Plato Newsroom #5: Naviband, Buben, Žuravl, Борисовский Тракт, surf punk, Товарный, Nochy

7 reasons to love Belarusian music


Greetings, ladies and gentlemen. This is the fifth episode of the Newsroom project, a news podcast from the Radio Plato team about new Belarusian music. In today's episode:

  • folk-rave from Nochy;
  • Naviband's version of "Kupalinka";
  • folk-rap crossover by Towarniy from Mahiloŭ;
  • Buben on the new "Submarines" EP and the secrets of staying creatively prolific;
  • the debut track from the indie pop band Žuravl;
  • un-typical indie rock production on a new EP by surf punk;
  • and in closing, Borisovskiy Trakt tells about their journey from making Molchat Doma covers to composing their own songs.

Get comfortable, we're taking off!

New single from the electronic folk outfit Nochy

Today's episode starts strong. Indie pop band Nochy released a new single "Muž Nie Idzie" back in April — a great track to dance the Midsummer Night (Kupalle) away to. Frontwoman Jula tells more about mixing folk with electronics:

– Our relationship started back in M. Glinka musical college ten years ago. Paša studied guitar and composition, I am a vocalist and composer. We've been playing together as a band since 2019. Our track "Muž Nie Idzie" combines folklore and electronics. Folk elements permeate our work and in this particular track, they are definitely the most pronounced. The song is an ordinary story of a girl looking for a boy. Folklore is about us, our history and our identity – what we love and respect. "The roots are twining, growing in and creating new ones with an endless song". Music knows no barriers and it is life's everyday struggle that serves as creative fuel. Fully professionally equipped, we remember that the most important thing is to preserve the vital energy and love the music in you more than yourself in music.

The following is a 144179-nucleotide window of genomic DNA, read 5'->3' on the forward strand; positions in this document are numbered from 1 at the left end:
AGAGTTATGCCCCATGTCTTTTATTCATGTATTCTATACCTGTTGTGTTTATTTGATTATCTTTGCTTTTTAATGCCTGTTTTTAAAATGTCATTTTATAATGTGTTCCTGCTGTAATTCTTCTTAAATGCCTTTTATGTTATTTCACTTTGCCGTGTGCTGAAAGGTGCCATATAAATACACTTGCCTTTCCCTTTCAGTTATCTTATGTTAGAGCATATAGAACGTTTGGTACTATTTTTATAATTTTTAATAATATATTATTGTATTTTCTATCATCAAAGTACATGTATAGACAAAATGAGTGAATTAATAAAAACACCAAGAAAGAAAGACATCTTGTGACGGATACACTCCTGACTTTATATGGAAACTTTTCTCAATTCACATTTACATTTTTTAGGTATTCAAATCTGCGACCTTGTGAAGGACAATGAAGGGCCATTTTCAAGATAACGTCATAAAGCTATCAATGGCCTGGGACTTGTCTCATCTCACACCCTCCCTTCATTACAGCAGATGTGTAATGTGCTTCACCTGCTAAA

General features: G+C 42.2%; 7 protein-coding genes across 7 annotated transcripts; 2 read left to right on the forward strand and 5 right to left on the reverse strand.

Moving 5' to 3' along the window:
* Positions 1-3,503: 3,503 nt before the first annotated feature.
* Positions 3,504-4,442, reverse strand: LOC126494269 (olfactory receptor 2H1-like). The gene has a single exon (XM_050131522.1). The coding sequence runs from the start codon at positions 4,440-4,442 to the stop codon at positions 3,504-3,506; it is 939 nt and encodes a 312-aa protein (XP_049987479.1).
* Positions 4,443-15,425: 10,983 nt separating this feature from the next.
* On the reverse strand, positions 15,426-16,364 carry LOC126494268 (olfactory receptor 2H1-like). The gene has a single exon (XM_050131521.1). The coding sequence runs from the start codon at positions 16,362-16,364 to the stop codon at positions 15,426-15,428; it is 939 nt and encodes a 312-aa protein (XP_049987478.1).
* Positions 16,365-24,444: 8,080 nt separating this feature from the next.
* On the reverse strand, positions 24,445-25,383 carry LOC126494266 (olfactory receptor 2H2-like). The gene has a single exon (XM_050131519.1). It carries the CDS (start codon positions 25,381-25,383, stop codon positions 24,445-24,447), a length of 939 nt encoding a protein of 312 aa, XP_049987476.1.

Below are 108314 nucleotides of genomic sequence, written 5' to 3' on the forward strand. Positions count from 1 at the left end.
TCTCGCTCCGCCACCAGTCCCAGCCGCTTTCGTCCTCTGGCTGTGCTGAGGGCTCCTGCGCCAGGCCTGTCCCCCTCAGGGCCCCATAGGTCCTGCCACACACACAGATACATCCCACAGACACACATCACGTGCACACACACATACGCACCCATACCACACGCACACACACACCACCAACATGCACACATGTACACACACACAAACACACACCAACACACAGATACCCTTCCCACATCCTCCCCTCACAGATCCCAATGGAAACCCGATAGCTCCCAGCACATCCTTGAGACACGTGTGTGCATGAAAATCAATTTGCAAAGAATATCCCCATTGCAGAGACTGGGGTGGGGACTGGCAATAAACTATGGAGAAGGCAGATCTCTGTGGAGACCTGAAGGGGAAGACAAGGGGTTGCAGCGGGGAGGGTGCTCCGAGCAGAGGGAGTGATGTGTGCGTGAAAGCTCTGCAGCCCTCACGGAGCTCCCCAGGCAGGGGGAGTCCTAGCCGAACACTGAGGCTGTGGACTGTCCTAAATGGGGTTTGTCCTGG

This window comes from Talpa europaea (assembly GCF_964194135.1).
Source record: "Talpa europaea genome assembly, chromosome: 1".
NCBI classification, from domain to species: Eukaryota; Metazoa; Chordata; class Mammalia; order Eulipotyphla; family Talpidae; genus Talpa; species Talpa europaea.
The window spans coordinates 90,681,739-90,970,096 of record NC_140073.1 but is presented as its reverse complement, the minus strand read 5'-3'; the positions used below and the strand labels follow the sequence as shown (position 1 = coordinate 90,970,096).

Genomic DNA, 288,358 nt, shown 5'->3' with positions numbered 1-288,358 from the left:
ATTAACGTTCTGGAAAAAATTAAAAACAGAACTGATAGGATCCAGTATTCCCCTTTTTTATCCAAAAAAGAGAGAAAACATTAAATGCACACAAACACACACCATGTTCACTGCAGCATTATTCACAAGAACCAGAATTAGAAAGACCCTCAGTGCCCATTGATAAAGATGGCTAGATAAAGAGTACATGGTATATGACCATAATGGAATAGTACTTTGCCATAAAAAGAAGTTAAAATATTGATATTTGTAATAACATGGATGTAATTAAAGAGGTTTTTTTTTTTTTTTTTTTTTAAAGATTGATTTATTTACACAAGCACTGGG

Naviband release their version of "Kupalinka"

The folk theme of the episode is carried on by the famous Belarusian group Naviband. They have released their version of the classic folk song "Kupalinka". Interestingly, the track is a stylistic departure for the band. Its dance-pop sound would fit a DJ playlist or a TikTok reel. Arciom Lukjanienka, the singer and guitarist had this to say:

– The work on this song came about spontaneously in the end. We have been anticipating working on it and wanted to make it something special. And that's how it did turn out. To us "Kupalinka" is a true gem of Belarusian culture, its lyrics and melody are an embodiment of national cultural codes. The little-known fact is that the song actually has an author, despite many considering it a folk song. The work on the track consisted of Aliaksandr Tabolski making the basic beat and the drop in there, while Ksienija Žuk did the vocals. And the final arrangement was made by Tabolski, as well as the music video.